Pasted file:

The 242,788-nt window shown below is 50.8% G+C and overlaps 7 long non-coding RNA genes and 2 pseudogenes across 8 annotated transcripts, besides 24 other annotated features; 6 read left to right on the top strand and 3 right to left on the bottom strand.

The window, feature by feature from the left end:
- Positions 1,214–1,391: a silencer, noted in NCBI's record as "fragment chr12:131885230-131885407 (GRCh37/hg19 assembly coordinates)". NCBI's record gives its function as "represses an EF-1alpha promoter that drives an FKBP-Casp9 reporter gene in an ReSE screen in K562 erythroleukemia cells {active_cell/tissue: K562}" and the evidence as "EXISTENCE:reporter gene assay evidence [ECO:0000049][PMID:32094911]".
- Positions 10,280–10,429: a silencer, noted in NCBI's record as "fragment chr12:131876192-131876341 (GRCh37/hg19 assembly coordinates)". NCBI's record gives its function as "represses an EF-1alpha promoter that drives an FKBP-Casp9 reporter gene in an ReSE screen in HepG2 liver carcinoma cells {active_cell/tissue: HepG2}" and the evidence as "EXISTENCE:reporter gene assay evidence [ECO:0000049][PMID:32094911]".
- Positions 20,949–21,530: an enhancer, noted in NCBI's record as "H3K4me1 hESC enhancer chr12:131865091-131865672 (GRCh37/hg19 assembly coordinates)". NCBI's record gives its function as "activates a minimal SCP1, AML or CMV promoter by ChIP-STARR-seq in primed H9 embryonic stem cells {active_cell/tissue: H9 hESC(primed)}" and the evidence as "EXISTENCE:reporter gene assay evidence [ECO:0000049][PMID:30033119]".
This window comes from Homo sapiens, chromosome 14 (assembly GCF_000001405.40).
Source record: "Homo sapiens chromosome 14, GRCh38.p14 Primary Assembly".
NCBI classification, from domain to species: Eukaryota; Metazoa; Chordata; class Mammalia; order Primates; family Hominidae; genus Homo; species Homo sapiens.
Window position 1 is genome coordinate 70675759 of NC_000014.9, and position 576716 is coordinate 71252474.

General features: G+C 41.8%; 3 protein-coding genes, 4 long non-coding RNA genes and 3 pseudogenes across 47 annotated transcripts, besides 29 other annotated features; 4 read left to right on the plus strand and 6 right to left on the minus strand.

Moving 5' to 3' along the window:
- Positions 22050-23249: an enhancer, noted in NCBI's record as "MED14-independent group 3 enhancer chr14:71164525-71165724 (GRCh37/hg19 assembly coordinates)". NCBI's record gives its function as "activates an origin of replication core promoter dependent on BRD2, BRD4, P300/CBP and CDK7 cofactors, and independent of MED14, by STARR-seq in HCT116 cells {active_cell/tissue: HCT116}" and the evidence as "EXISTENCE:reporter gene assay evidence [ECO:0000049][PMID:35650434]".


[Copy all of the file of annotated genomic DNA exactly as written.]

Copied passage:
The 242,788-nt window shown below is 50.8% G+C and overlaps 7 long non-coding RNA genes and 2 pseudogenes across 8 annotated transcripts, besides 24 other annotated features; 6 read left to right on the top strand and 3 right to left on the bottom strand.

The window, feature by feature from the left end:
- Positions 1,214–1,391: a silencer, noted in NCBI's record as "fragment chr12:131885230-131885407 (GRCh37/hg19 assembly coordinates)". NCBI's record gives its function as "represses an EF-1alpha promoter that drives an FKBP-Casp9 reporter gene in an ReSE screen in K562 erythroleukemia cells {active_cell/tissue: K562}" and the evidence as "EXISTENCE:reporter gene assay evidence [ECO:0000049][PMID:32094911]".
- Positions 10,280–10,429: a silencer, noted in NCBI's record as "fragment chr12:131876192-131876341 (GRCh37/hg19 assembly coordinates)". NCBI's record gives its function as "represses an EF-1alpha promoter that drives an FKBP-Casp9 reporter gene in an ReSE screen in HepG2 liver carcinoma cells {active_cell/tissue: HepG2}" and the evidence as "EXISTENCE:reporter gene assay evidence [ECO:0000049][PMID:32094911]".
- Positions 20,949–21,530: an enhancer, noted in NCBI's record as "H3K4me1 hESC enhancer chr12:131865091-131865672 (GRCh37/hg19 assembly coordinates)". NCBI's record gives its function as "activates a minimal SCP1, AML or CMV promoter by ChIP-STARR-seq in primed H9 embryonic stem cells {active_cell/tissue: H9 hESC(primed)}" and the evidence as "EXISTENCE:reporter gene assay evidence [ECO:0000049][PMID:30033119]".
This window comes from Homo sapiens, chromosome 14 (assembly GCF_000001405.40).
Source record: "Homo sapiens chromosome 14, GRCh38.p14 Primary Assembly".
NCBI classification, from domain to species: Eukaryota; Metazoa; Chordata; class Mammalia; order Primates; family Hominidae; genus Homo; species Homo sapiens.
Window position 1 is genome coordinate 70675759 of NC_000014.9, and position 576716 is coordinate 71252474.

General features: G+C 41.8%; 3 protein-coding genes, 4 long non-coding RNA genes and 3 pseudogenes across 47 annotated transcripts, besides 29 other annotated features; 4 read left to right on the plus strand and 6 right to left on the minus strand.

Moving 5' to 3' along the window:
- Positions 22050-23249: an enhancer, noted in NCBI's record as "MED14-independent group 3 enhancer chr14:71164525-71165724 (GRCh37/hg19 assembly coordinates)". NCBI's record gives its function as "activates an origin of replication core promoter dependent on BRD2, BRD4, P300/CBP and CDK7 cofactors, and independent of MED14, by STARR-seq in HCT116 cells {active_cell/tissue: HCT116}" and the evidence as "EXISTENCE:reporter gene assay evidence [ECO:0000049][PMID:35650434]".